The world around us is full of wonders and marvels, especially when it comes to man-made sites that teach us about history, civilization, and culture. The best path to improve the future is to explore the past. Educational trips are important for students, teachers, and ordinary people alike, as they broaden mindsets, teach lessons that cannot be found in textbooks, enrich people’s lives, and most importantly, they are truly joyful and exhilarating. Whether you are planning for a school trip or just wanted to embark on a journey to the past, the options are endless. Here is a list of historical places to visit if you are planning for an educational trip.
One of the most iconic and mysterious monuments of the English heritage is Stonehenge, located in the county of Wiltshire. The enigmatic English monument consists of a circular structure of huge standing stones set in earthworks. It is in the middle of the most intricate Bronze Age and Neolithic monuments in England, together with numerous hundred burial grounds. Stonehenge had been presumably created between 3000-1500 BC, yet no record of its origin or purpose exists, resulting in different conjectures and myths. The mystery surrounding it certainly gets it a lot of visitors from around the world.
Kraków and Auschwitz, Poland
During World War II, the German occupation left an undeniable bloody imprint on this ostensibly fascinating city; the horrors of the Holocaust can clearly be noticed there. Yet, it is cited as one of Europe’s most stunning cities.
The Auschwitz concentration camp is also a poignant yet remarkable place to visit and honor the victims of the holocaust. Few remnants of WWII still stand across Europe with the same bleak and dreadful past as Auschwitz. This incarceration facility was turned into a death camp. But now, it has become an outstanding museum that honors the victims. If you click here, you can see why these two places would be good destinations for a field trip. Between the wonders of Auschwitz-Birkenau State Museum, Schindler’s Factory, and more, a school trip from Krakow to Auschwitz will surely teach your students a lot about WWII
The Colosseum, Italy
How extraordinary it is to stand where Caesar used to walk and spectate the glorious battles of gladiators! Not to mention, the public executions, wild beast hunts, and chariot races that took place there. The Roman Colosseum is undoubtedly one of the most famous landmarks in Italy. This impressive eternal construction was built more than 2,000 years ago as a gift to the Romans by Emperor Vespasian. The striking design of the auditorium made it possible for around 55,000 people to be seated according to their ranks. Back in 2007, it was voted as one of the Seven Wonders of the Modern World, so it is definitely worth the visit.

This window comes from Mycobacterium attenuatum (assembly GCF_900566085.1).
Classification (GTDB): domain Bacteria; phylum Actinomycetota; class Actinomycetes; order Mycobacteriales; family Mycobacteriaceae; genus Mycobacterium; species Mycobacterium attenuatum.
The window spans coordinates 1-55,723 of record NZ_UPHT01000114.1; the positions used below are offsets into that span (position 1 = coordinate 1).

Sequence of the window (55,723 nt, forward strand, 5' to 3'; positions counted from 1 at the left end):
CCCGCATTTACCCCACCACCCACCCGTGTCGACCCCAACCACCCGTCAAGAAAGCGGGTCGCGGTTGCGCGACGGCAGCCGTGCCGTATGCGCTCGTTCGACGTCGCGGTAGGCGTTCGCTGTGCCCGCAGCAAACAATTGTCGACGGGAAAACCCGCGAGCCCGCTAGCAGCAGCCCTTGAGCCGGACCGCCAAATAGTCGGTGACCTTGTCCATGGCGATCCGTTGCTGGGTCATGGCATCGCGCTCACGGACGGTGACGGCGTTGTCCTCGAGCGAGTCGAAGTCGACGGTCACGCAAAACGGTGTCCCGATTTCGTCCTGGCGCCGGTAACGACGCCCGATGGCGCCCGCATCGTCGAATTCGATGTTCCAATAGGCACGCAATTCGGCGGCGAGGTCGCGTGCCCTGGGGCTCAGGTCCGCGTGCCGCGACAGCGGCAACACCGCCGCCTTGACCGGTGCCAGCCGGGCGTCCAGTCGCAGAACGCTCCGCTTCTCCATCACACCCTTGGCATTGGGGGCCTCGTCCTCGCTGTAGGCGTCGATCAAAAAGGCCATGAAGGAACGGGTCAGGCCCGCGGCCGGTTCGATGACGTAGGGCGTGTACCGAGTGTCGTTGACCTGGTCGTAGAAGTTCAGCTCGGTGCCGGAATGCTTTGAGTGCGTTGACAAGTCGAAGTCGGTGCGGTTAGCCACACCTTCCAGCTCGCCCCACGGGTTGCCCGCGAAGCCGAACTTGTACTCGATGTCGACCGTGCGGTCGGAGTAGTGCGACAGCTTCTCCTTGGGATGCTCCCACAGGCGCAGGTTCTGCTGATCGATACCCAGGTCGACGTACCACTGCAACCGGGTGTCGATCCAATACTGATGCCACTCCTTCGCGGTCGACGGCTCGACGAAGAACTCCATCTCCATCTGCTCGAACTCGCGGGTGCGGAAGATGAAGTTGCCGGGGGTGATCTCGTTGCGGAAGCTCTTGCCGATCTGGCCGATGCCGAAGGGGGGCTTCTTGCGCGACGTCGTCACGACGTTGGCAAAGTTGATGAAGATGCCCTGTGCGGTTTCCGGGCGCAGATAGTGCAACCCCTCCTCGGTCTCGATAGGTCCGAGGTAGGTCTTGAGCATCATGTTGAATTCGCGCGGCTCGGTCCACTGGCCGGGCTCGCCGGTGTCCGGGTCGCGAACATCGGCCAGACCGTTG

Chichén Itzá, Mexico
Although they have been restored in recent years, the well-known ruins of this Mayan city are from the most visited archaeological sites in Mexico. Commissioned by the Mayan people, Chichén Itzá city is not only well-maintained, but it also comprises a captivating combination of various styles from all the Maya regions of ancient Mexico. It is known for its legendary ritual named the Cult of Cenote, a ritual involving human sacrifice to the God of rain. This enriches the religious knowledge of visitors and a good destination to cross off the bucket list.
The Pyramids of Giza, Egypt
More than 3,000 years ago, the Egyptians have showcased their prowess in engineering and built the most iconic Pharaonic tombs of all time! To add to such finesse, the radiant architecture did not stop at the three glorious pyramids, but it also extended to their famous guardian: The Sphinx. These astounding monuments are considered the single surviving member of the Seven Wonders of the Ancient World.
Taj Mahal, India
What is a better way to learn about the undying love of Emperor Shah Jahan to his deceased wife than to visit the beautiful ivory-white marble tomb built for her? Besides, it is a great opportunity to marvel at the architecture of a breathtaking work of art that took 17 years to complete. It is an aesthetically pleasing instance of Mughal architecture, as well as an intermingling of Persian, Ottoman Turkish, Islamic, and Indian styles. This is certainly a combined lesson of culture, love, and architecture.
The stories of the past plant the seeds of the future, and they also educate us about many things in life. Visiting historical places is like entering a time machine, where you can know more about various, old civilizations, marvel at breathtaking monuments, and get to learn about other peoples’ fascinating beliefs. All you need to do is pick a destination, pack your bags, and start a fruitful adventure.